These past two months are reminiscent of my childhood in many ways. We are getting back outside and rediscovering the great outdoors! We may have spent time outside before coronavirus, but not this much UNSTRUCTURED time. Before it was baseball, softball, soccer, tennis, and the list goes on. We added these activities to our already busy schedules and we dashed from one place to another, never really stopping to enjoy or take in the wonder of it all.

And while I miss those activities I am surrendering (as much as I can!) to a slower pace.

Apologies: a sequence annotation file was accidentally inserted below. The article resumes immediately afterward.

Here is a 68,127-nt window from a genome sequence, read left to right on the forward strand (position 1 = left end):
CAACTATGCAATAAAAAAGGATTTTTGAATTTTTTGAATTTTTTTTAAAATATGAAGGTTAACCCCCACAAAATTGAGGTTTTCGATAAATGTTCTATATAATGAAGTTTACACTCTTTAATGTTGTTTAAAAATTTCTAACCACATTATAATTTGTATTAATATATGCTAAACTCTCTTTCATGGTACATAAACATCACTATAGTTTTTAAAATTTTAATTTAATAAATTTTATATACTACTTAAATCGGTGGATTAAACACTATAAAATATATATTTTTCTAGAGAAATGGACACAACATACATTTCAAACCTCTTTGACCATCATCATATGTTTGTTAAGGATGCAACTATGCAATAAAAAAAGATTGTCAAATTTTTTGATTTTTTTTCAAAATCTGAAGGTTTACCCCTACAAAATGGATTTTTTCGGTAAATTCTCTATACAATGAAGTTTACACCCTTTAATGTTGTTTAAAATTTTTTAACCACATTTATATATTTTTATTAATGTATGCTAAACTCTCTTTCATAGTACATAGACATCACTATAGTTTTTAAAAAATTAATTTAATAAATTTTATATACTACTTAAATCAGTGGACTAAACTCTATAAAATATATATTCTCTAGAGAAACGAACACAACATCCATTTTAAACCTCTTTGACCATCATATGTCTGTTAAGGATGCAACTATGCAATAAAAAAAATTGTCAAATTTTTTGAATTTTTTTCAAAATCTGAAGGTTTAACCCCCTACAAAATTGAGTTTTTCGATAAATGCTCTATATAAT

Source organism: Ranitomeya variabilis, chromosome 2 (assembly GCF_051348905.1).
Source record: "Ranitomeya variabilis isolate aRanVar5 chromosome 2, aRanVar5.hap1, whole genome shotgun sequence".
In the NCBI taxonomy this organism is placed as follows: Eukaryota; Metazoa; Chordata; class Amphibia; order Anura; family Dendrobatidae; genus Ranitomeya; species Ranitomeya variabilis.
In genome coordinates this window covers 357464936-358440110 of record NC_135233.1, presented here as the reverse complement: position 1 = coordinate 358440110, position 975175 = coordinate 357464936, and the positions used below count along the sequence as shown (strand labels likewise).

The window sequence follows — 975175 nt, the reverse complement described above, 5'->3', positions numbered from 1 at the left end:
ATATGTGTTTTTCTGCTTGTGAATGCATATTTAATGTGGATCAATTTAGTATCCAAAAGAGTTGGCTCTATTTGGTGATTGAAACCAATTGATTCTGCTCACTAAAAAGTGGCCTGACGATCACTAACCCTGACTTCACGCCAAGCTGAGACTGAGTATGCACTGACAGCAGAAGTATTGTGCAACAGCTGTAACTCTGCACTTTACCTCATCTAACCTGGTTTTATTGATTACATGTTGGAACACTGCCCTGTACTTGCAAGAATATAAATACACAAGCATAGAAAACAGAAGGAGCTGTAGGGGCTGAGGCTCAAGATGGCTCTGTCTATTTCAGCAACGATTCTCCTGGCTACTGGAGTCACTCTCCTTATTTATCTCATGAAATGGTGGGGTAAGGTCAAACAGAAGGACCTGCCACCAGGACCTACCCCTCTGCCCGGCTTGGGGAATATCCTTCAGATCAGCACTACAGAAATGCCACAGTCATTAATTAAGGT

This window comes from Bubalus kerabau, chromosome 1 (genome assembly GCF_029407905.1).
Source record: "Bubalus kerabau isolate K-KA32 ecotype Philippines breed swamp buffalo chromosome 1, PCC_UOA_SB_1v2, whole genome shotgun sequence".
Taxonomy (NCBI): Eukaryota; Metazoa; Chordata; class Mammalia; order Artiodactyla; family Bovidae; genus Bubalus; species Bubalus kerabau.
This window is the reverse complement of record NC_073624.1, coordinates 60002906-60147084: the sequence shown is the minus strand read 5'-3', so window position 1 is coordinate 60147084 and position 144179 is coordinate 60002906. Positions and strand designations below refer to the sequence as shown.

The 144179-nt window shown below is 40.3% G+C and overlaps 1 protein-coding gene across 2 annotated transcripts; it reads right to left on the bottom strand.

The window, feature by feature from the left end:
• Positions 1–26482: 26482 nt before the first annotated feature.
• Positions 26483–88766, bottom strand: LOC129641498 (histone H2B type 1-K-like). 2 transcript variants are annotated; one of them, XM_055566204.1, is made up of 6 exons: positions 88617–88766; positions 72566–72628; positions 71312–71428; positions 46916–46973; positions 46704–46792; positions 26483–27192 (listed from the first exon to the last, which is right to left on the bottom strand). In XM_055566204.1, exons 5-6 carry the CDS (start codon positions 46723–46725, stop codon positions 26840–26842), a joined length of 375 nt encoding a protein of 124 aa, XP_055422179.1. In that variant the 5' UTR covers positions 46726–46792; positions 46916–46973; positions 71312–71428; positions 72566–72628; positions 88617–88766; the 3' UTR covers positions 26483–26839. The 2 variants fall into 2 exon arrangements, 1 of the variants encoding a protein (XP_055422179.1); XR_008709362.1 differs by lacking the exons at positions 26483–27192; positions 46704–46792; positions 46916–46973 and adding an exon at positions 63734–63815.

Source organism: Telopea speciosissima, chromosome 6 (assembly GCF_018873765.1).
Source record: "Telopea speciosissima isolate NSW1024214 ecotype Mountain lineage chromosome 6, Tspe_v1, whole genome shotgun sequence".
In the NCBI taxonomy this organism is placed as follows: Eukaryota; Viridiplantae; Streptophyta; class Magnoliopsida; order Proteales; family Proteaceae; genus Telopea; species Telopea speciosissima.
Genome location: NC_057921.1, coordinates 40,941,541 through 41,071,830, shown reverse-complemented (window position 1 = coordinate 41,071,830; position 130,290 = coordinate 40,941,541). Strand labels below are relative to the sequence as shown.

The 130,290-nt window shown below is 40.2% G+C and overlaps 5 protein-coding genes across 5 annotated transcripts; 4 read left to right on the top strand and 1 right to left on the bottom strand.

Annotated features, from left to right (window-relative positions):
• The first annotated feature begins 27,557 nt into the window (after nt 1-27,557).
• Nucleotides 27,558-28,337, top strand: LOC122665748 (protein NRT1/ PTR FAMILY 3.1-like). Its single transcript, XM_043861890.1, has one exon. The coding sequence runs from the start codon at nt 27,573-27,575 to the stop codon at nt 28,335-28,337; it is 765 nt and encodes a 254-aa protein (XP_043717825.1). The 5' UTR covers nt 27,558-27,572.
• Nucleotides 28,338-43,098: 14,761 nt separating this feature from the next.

We are all looking for ways to stay active and healthy- both physically and mentally. For me personally, I spent so much time outside as a kid that it’s become my sanctuary. In fact, on Sunday I drove up to the North Georgia mountains by myself to have a “retreat day” since I was feeling out of sorts. By the time I finished my two-hour hike I felt exhausted but renewed. Forest bathing or shinrin-yoku as it is called in Japan engages all of our senses and connects us with nature. There are also studies that show that forest bathing boosts the immune system by increasing our natural killer cells which can help to fight viruses and disease!

This summer will be a summer like no other. There is no doubt that some things are going to change. BUT, there are plenty of things we can all do to stay healthy and active!